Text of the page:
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Entries : Motorola Inc.
Motorola Inc.

Motorola Inc.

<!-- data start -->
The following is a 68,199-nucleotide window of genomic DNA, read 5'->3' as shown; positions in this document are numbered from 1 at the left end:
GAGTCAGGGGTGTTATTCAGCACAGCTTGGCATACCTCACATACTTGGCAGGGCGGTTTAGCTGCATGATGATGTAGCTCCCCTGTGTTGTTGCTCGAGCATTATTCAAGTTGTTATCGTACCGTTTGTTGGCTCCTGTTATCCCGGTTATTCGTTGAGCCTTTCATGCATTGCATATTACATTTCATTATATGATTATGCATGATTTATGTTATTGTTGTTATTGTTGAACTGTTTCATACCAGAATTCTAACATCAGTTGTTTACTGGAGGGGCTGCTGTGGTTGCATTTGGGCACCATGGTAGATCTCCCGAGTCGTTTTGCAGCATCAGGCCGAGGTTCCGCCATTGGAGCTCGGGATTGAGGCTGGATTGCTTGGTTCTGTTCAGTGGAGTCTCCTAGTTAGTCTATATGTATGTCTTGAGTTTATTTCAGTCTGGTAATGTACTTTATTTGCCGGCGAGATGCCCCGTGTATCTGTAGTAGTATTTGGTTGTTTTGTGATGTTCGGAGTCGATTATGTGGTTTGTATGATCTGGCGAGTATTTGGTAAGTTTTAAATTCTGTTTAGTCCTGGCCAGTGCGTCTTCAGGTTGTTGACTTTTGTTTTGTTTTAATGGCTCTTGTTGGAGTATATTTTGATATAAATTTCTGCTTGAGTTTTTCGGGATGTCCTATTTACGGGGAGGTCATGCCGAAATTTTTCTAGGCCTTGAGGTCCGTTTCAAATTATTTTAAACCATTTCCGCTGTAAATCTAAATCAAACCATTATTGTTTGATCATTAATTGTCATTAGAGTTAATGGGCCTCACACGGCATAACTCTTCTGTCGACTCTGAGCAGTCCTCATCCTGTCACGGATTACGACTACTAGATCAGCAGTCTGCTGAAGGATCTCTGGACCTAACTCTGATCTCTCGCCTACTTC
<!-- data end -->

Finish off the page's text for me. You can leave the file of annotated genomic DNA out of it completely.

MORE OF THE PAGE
In 1928, brothers Paul V. Galvin and Joseph E. Galvin purchased a battery eliminator business from the bankrupt Stewart Storage Battery Co. of Chicago. The brothers' new company, located on the West Side of Chicago, was called the Galvin Manufacturing Corp.; it began with five employees. The company began to make car radios in 1930 and manufactured larger radio sets for homes starting in 1937. During World War II, Galvin made hand-held, two-way FM portable radios—which became known as “walkie-talkies”—for the use of the U.S. military. Although the company experienced a severe decline immediately after the end of the war, as the end of large military contracts pushed its annual sales down from $68 million in 1945 to $23 million in 1946, it soon recovered in spectacular fashion. In 1947, the company changed its name to Motorola Inc. Six years later, it opened a large television assembly plant in the Chicago suburb of Franklin Park, where Motorola made the first television sets to sell for under $200. Motorola introduced new electronics products year after year. An all-transistor car radio appeared 1959; later, the company pioneered eight-track tape players for automobiles and began to sell an all-transistor television set, the “Quasar.” In 1958, two years after Robert W. Galvin succeeded his father Paul as company president, Motorola started a semiconductors division, based in Phoenix, Arizona. By the middle of the 1960s, the company grossed $500 million in annual sales and employed some 30,000 people nationwide. One of Motorola's customers was NASA, which bought communications for its space missions. In 1974, the year it stopped making televisions, Motorola introduced its first microprocessor. By 1976, when the company moved its headquarters to a 325-acre campus in the Chicago suburb of Schaumburg, it employed over 7,500 people around the Chicago area. Expansion continued during the 1980s, when Motorola began to sell pagers and cellular telephones, boosting annual sales past $10 billion and the total number of employees (worldwide) beyond 100,000. Meanwhile, the company had become the nation's fourth-largest manufacturer of semiconductors for the booming computer industry. In 1993, Robert Galvin's son Christopher was named company president. By the end of the 1990s, annual sales had passed $30 billion, and there were over 20,000 Motorola employees working in the Chicago area. Strong telecommunications competition with new rivals such as Nokia (a giant cellular phone manufacturer based in Finland) and slumping semiconductor markets in the early 2000s hit Motorola hard. Three-quarters of a century of rapid growth came to an end, as Motorola slashed tens of thousands of jobs in Chicago and worldwide. Christopher Galvin was replaced by the first non-Galvin to head Motorola in its storied history, a former executive at General Electric with a reputation for instituting relentless cost-cutting measures. By 2002, however, Motorola remained one of Chicago's largest corporations, with net revenues of almost $27 billion and 97,000 employees worldwide.